9. The party: Masterclasses and Wine Shed

With good food, comes good wine, and leading wine expert Paul Edwards from Full Bottle Wine Education and Events will lead the Wine Shed Sessions presented by Winning Appliances & Vintec. The themed Wine Shed Sessions feature six tastings that will explore the best regional wine including texture, science, art and terroir in an informal long table format.

New this year are five intimate and interactive Beer and Spirit Masterclasses held across the weekend in the Jarrah Jacks Bar that will showcase how to perfectly pair delicious local beers with artisanal cheeses, beer with chocolate or whisky with cured meats, as well as experience the unique and interesting flavours of rum and learn about the art of making award-winning gin.

Truffle Kerfuffle Wine Shed

Wine Shed Session. Photo: Jessica Wyld

10. The After Party: The After Party

Extend your weekend and watch the sun go down on the ninth annual Truffle Kerfuffle. Gather by the fire, catch up with old friends and new, listen to truffle stories and toe-tap to fireside tunes. Tiny’s head chef Josh Gray will spit roast a sensational, simple and hearty rustic dinner that comes with a glass of something local. Rub shoulders with chefs, producers, locals and visitors and take time to unwind and reflect after an amazing weekend. And yes, of course there’ll be truffles.

Fonty's Pool night

Fonty’s Pool at night during Truffle Kerfuffle. Photo Jessica Wyld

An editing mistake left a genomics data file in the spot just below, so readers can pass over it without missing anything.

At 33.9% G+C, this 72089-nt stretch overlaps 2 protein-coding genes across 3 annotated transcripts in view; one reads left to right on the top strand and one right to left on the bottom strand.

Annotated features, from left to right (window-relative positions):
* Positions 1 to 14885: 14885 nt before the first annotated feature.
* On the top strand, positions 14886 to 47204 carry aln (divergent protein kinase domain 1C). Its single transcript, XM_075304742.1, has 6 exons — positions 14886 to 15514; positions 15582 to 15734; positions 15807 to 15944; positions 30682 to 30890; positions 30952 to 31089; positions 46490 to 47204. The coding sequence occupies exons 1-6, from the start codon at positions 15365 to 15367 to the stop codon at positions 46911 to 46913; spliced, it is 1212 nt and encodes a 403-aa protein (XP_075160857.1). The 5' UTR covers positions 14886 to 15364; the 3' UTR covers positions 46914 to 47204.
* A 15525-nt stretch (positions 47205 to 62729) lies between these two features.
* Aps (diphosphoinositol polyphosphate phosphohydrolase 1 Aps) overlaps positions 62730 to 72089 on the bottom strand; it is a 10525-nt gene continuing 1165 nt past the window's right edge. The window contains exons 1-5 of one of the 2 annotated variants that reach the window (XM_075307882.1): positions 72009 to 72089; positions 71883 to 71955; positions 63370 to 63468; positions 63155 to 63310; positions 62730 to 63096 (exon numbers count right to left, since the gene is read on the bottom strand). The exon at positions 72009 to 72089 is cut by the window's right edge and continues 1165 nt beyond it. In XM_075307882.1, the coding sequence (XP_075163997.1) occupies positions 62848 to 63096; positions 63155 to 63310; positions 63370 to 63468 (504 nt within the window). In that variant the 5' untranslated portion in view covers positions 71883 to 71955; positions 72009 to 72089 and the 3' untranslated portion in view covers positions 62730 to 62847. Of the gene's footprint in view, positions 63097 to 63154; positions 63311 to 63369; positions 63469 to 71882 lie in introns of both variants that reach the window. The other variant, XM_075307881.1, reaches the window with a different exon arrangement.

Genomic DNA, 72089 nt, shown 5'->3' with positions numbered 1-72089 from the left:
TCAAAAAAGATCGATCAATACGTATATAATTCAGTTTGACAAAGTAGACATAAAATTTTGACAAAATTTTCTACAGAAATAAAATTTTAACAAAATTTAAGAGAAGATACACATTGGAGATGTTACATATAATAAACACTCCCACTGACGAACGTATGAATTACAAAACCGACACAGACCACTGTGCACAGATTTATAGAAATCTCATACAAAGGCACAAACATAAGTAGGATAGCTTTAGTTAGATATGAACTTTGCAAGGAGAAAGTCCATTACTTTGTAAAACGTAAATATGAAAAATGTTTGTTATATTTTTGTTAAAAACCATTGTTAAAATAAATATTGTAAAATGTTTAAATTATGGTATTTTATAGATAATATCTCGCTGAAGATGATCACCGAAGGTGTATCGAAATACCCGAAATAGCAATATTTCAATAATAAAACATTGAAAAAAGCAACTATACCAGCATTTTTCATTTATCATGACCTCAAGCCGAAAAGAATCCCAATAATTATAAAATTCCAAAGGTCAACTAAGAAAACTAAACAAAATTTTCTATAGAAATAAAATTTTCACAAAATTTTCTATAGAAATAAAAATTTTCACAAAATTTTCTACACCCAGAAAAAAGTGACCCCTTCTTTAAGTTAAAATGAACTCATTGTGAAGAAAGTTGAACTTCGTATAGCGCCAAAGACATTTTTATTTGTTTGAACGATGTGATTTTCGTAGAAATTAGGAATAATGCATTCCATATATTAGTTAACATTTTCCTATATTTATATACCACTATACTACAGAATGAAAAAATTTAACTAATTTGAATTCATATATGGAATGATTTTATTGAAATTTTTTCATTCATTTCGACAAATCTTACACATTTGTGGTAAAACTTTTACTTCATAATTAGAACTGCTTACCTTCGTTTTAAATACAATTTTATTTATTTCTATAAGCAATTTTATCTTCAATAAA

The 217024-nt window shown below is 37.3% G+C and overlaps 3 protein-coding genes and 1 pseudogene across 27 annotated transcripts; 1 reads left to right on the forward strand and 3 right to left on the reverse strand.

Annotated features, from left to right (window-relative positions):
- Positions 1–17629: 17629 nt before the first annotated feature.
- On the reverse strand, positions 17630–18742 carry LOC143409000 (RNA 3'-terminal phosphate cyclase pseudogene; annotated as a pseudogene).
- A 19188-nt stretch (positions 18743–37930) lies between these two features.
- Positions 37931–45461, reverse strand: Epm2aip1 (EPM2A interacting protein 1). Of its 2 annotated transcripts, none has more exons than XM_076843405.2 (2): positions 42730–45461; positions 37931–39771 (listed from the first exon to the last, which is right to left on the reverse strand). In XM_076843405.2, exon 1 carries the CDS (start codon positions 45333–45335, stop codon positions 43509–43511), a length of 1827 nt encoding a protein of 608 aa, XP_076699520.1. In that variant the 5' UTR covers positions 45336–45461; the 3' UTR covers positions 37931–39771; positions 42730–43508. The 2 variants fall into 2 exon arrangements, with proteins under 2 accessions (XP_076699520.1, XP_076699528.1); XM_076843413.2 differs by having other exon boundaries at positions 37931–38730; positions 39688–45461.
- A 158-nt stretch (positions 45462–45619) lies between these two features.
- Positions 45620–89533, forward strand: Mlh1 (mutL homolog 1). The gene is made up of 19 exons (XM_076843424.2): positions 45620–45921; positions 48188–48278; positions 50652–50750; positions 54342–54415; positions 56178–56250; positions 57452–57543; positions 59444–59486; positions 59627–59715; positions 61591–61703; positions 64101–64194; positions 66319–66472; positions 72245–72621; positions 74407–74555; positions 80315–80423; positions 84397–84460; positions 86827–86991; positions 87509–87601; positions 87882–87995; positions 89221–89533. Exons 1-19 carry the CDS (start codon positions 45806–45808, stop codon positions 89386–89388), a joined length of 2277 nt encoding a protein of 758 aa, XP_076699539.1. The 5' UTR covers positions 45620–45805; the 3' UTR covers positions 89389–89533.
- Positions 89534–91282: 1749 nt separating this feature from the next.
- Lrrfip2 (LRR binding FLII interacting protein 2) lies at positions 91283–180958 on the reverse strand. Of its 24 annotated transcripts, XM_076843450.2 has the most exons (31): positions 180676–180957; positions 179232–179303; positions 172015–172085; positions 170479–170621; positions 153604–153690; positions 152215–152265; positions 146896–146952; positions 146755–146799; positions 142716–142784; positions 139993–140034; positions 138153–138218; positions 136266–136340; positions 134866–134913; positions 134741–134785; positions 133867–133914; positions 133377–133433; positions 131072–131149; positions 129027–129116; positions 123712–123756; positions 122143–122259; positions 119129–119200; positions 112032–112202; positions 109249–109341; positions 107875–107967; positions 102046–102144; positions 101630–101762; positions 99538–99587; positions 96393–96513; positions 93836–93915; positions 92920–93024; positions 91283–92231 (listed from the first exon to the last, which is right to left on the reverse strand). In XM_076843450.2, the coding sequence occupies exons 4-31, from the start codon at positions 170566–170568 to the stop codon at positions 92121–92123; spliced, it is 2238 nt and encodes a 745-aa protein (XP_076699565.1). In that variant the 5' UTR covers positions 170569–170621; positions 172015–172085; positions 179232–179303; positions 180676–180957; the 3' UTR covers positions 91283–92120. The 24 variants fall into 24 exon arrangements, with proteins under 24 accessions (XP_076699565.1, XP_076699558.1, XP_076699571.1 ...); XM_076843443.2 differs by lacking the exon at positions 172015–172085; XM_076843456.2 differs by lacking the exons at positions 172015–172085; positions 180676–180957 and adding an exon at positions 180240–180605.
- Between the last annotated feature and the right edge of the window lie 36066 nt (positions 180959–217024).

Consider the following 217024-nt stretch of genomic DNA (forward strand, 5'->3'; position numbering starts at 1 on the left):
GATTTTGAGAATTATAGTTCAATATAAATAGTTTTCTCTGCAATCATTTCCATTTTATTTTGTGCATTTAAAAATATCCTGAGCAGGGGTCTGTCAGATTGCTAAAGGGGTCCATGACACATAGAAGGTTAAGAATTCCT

Fact File 

Truffle Kerfuffle is held in the most prolific truffle growing region in the Southern Hemisphere and is a true celebration of Manjimup’s prized black truffles, sought-after by chefs across the globe for their consistent high quality, impossible-to-describe taste and heady, earthy aroma

21-23 June 2019

Fonty’s Pool, Manjimup, Western Australia

www.trufflekerfuffle.com.au

Disclosure: I’m managing the PR for Truffle Kerfuffle. Regardless, it’s a great food festival and I think you’ll love it as much as I do. Plus, truffles!

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Cruising for dolphins in Mandurah

The Mandurah Dolphin Island Adventure tour takes you on a 1.5-hour cruise through the Mandurah Canals into the Dawesville Cut and out into the Peel-Harvey Estuary to see Indo-Pacific Bottlenose Dolphins. Dolphin sightings are guaranteed on this cruise, meaning that if dolphins are not seen, you’ll receive a free cruise. However, dolphin sightings are very likely.